Geographical and Climate Change

How has our Earth changed?


About 300 million years ago the 7 continents on our Earth that we have been learning about were all connected. It was one big supercontinent called Pangea. It started to break up about 175 million years ago. It is thought to look something like this.

Follow the link below and move the continents back to the way they were 300 million years ago.

Learn about the tectonic plates

Tectonic plates are constantly moving, however, at a fairly slow pace. They are what create our mountains, ocean trenches, volcano activity, and even earthquakes. Watch this video to learn how they helped changed Pangaea into the wondrous 7 continents on our earth!
Plate Tectonics Explained


Due to the plate tectonics moving, it not only has changed our geography but it has also changed our climate. CLIMATE is the pattern of weather over a long period of time. WEATHER is what we experience daily; we all know it can change within minutes here in Montana. Climate does change but it changes very slowly, just like our tectonic plates, which is why they go hand in hand. When Pangaea broke apart, the oceans moved which changed their current (moving warm and cold ocean water) having a major effect on the climate.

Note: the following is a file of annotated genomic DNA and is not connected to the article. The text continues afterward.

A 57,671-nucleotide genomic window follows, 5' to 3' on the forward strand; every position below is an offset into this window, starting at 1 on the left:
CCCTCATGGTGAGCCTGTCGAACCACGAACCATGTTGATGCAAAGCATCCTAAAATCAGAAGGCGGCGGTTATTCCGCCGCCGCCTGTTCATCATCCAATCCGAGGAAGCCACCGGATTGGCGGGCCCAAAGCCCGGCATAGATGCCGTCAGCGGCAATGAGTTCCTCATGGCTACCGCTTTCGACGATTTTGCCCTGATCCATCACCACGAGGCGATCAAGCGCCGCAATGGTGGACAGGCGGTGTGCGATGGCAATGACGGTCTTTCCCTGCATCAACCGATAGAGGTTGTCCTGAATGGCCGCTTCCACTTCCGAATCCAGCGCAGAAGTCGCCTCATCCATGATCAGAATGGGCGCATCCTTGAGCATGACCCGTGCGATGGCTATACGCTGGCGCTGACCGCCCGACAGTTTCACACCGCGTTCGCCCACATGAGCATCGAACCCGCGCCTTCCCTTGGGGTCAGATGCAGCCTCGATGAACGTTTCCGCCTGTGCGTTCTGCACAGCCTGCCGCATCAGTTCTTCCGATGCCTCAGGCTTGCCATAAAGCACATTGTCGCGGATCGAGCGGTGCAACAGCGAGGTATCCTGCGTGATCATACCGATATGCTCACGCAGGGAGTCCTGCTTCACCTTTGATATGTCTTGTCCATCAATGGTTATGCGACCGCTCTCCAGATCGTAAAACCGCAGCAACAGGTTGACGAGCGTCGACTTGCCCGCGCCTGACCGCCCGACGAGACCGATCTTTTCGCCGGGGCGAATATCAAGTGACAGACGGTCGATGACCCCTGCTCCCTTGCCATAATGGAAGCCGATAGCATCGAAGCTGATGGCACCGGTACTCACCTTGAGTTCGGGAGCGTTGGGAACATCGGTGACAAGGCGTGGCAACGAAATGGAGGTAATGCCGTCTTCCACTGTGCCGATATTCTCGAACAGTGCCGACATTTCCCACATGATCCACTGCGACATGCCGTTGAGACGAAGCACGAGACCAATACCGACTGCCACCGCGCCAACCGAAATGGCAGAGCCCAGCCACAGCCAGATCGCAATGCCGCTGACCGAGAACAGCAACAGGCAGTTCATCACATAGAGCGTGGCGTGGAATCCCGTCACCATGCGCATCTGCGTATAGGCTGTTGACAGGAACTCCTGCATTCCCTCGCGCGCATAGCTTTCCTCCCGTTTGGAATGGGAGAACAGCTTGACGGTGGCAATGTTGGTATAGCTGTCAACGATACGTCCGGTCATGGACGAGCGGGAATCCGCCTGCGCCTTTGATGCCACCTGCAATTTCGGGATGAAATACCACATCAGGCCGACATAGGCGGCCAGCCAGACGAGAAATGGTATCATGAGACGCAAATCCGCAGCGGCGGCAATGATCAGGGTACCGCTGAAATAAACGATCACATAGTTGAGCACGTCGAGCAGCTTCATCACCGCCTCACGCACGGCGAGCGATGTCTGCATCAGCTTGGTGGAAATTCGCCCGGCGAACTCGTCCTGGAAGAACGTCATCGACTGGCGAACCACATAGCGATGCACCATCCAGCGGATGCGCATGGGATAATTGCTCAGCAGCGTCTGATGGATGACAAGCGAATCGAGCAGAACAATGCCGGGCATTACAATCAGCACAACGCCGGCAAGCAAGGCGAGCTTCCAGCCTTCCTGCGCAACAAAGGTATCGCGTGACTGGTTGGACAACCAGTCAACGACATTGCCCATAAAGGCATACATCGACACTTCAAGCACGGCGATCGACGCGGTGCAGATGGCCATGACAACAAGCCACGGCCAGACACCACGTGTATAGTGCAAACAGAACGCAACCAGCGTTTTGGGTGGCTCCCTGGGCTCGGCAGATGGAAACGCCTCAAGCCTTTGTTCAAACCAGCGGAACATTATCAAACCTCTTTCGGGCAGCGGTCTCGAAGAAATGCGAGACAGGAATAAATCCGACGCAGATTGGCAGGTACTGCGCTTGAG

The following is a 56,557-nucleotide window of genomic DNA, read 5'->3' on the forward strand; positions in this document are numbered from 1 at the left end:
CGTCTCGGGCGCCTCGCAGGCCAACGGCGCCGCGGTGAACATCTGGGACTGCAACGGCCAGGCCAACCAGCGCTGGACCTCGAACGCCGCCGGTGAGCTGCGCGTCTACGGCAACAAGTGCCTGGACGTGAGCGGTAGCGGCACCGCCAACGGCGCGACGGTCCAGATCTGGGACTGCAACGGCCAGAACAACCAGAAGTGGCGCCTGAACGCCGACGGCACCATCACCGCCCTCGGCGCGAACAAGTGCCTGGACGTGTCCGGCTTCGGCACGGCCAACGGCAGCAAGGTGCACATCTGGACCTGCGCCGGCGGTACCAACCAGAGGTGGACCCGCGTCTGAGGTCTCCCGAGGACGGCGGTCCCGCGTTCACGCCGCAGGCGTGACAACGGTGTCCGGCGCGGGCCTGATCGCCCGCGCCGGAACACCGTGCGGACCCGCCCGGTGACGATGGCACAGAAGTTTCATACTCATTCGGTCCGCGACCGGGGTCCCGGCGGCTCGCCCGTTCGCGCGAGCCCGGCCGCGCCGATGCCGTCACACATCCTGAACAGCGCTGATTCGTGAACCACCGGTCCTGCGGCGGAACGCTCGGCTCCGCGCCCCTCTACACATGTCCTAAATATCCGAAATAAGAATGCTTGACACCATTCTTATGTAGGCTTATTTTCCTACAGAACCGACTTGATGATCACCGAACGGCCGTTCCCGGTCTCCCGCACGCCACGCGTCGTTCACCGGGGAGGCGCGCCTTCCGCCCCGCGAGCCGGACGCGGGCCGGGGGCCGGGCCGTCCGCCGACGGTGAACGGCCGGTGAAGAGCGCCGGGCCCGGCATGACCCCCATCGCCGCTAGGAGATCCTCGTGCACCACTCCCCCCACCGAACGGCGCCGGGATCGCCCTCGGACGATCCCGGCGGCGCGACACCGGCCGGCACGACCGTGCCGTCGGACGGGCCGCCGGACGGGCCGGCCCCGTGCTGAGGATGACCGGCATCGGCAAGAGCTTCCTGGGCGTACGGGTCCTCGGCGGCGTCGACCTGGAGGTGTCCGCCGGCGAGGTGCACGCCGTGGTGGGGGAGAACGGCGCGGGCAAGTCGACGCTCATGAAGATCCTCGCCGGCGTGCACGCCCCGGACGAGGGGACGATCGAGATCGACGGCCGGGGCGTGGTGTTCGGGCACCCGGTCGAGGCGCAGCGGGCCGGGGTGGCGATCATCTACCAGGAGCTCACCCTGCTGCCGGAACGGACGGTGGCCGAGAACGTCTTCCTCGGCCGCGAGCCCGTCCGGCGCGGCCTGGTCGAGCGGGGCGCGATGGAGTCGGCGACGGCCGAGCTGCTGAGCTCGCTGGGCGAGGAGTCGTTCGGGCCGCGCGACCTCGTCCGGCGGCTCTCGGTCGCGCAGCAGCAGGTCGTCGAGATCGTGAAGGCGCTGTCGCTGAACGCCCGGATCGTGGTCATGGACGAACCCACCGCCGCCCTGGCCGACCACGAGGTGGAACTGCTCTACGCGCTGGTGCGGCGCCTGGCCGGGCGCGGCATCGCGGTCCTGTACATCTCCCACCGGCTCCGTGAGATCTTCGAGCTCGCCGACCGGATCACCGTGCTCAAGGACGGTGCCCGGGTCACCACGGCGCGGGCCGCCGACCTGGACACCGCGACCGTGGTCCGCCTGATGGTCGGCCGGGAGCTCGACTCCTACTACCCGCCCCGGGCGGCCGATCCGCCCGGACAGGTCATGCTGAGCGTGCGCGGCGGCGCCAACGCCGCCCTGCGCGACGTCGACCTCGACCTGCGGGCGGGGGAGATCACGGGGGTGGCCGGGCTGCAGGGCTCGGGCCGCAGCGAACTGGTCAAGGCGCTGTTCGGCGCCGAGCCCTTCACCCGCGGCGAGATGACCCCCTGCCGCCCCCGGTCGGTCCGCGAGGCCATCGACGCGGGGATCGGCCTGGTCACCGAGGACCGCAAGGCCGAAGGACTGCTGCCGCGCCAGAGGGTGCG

Current Global Warming

Click here to see the latest news on NASA and Earth's changes!


What do you think our globe will look like in the future? Geographically? What do you think the climate will be like?

Now practice labeling our 7 present day continents

Click here to get ready for the final test on the present day!

The Continental Drift Dance

Sing and dance along with Sid and people from ALL OVER THE 7 CONTINENTS!
The Sid Shuffle - Ice Age: Continental Drift


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  • Guido, Zack. "Past and Present Climate." Past and Present Climate. University of Arizona, 15 Sept. 2008. Web. 02 Apr. 2016.
  • "MOSI Outside: The Origin of the Butterfly." MOSI Outside: The Origin of the Butterfly. N.p., n.d. Web. 05 Apr. 2016.
  • Oskin, By Becky. "Continental Drift: Theory & Definition." LiveScience. TechMedia Network, 04 Feb. 2015. Web. 02 Apr. 2016.
  • "Plate Tectonics - Pangaea Continent Maps." Pangea Continent Map. N.p., n.d. Web. 05 Apr. 2016.
  • "Sea Level Rise." Woods Hole Oceanographic Institution. N.p., n.d. Web. 02 Apr. 2016.